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The International Phenological Gardens

The network of the International Phenological Gardens (IPG) along with its Global Phenological Monitoring programme (GPM) is a European and independent institution within the Phenology Commission of the International Society of Biometeorology (ISB).

The IPGs were established to collect comparable phenological data across Europe. Genetically identical trees and shrubs are planted in each IPG. This allows the analysis of phenological development, excluding the variability of different genetics. This allows for better determination of the effects of environmental factors such as temperature, precipitation, and photoperiod on phenological events, which is important for understanding ecosystem response to environmental change.

The IPG monitoring program focuses on examining the potential effects of climate change on tree species that are important to our forest ecosystems and integrates 26 plant species, some of which with different origins. With the inclusion of the GPM programme, 16 economically relevant fruit trees and ornamental shrubs were added. Currently (2024), 73 active IPGs from 20 countries contribute to the network. More information about the species and phases observed can be found here.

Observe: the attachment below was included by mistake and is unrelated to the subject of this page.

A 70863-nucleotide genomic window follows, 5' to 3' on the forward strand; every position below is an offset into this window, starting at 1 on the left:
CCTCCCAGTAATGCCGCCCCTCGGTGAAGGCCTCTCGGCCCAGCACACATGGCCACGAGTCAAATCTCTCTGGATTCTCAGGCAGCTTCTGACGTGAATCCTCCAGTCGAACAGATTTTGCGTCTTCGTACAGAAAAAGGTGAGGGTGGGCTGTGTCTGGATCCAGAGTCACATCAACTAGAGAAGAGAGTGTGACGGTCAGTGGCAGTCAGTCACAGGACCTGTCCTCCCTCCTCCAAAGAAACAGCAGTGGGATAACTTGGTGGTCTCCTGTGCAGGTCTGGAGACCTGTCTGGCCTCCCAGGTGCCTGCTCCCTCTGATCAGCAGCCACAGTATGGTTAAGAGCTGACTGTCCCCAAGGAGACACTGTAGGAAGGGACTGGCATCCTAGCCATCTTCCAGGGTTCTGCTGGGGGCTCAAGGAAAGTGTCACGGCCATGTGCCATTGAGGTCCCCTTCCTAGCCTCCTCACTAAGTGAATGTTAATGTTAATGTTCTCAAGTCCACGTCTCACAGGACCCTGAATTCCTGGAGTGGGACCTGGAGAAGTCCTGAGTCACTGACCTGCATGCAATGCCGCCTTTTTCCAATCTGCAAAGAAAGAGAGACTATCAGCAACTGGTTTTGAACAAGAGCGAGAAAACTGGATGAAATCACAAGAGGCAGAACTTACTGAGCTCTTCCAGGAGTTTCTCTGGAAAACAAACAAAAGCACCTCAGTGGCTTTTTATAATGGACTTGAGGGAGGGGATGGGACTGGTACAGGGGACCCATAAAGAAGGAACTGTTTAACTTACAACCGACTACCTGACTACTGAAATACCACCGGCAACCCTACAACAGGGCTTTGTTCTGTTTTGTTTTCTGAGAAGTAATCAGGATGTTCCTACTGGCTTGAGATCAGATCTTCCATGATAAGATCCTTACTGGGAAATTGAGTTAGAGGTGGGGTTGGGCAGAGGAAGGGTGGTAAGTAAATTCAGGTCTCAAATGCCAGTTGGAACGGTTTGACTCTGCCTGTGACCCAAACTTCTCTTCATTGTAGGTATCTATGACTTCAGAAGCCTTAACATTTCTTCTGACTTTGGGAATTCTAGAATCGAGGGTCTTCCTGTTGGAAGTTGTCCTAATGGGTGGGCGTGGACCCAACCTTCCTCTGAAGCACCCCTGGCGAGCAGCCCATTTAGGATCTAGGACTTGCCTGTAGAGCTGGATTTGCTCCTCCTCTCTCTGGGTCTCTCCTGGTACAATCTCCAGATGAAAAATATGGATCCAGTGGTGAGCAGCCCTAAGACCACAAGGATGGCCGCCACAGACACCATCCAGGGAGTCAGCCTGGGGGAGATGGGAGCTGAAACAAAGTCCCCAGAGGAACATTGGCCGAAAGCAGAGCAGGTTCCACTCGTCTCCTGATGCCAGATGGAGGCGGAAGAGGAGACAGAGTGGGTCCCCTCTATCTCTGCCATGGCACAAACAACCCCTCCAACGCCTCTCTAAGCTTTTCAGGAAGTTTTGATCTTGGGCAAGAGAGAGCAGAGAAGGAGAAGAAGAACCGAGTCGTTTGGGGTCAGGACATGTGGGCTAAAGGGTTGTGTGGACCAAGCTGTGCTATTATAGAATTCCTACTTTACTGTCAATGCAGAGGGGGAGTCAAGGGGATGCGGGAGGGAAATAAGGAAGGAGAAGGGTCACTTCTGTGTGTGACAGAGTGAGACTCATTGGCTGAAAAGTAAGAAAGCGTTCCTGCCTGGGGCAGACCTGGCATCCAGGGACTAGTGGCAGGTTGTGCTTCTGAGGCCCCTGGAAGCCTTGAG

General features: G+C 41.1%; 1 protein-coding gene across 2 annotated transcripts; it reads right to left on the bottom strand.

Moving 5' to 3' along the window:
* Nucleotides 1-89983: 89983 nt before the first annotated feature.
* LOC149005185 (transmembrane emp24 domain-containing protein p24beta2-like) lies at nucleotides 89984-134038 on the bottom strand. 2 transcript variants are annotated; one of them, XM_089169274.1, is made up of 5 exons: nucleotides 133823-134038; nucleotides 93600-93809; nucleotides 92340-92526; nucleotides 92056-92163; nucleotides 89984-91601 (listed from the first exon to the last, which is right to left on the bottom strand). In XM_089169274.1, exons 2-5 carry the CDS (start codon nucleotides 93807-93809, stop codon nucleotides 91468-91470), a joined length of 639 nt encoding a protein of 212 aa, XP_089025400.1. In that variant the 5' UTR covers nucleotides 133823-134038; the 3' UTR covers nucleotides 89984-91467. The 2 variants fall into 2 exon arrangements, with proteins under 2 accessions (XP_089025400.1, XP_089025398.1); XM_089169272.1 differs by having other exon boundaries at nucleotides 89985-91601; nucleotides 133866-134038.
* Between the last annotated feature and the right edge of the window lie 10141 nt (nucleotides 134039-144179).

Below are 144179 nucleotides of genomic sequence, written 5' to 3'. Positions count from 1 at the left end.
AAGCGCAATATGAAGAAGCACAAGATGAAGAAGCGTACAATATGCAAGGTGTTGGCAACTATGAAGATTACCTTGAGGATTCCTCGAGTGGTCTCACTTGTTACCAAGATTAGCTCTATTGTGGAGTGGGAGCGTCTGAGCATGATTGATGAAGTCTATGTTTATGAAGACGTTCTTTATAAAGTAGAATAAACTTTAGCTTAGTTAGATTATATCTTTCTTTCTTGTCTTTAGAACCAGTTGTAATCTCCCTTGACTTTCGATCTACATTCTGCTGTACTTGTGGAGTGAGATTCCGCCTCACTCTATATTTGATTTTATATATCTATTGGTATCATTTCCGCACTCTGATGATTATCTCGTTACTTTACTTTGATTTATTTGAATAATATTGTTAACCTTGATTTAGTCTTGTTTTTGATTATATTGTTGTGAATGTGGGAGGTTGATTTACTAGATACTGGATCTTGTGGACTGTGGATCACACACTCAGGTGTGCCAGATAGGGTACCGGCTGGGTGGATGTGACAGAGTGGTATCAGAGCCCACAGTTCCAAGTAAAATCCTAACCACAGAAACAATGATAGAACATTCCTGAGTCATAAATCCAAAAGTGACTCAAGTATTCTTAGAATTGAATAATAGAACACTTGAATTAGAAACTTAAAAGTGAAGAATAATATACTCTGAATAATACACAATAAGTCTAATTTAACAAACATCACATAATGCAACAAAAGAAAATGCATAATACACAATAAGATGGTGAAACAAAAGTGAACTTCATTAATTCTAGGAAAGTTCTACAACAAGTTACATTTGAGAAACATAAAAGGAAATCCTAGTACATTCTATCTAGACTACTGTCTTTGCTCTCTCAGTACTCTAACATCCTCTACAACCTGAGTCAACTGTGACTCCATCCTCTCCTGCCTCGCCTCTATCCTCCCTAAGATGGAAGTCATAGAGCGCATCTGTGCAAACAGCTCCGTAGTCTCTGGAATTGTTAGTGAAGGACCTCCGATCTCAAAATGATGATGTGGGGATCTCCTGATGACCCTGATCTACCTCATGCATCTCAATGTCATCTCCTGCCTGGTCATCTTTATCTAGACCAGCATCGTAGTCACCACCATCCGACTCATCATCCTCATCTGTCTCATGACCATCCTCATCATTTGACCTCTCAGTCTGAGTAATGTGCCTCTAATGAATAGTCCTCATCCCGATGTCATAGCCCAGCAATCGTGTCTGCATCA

Phenological networks have several scientific goals, including monitoring environmental changes, detecting climate impacts, developing phenological models/maps, or comparing with remote sensing data. This is related to understanding how ecosystems respond to environmental change, which can have important implications for management decisions and policy making.

The main added value of the IPG network is that it allows for standardised observations that exclude genetic variability, thus improving comparability between different locations and time periods. Standardising observations can ensure that the data collected is consistent, making it easier to identify patterns and trends over time.


Plant propagation


The GPM programme

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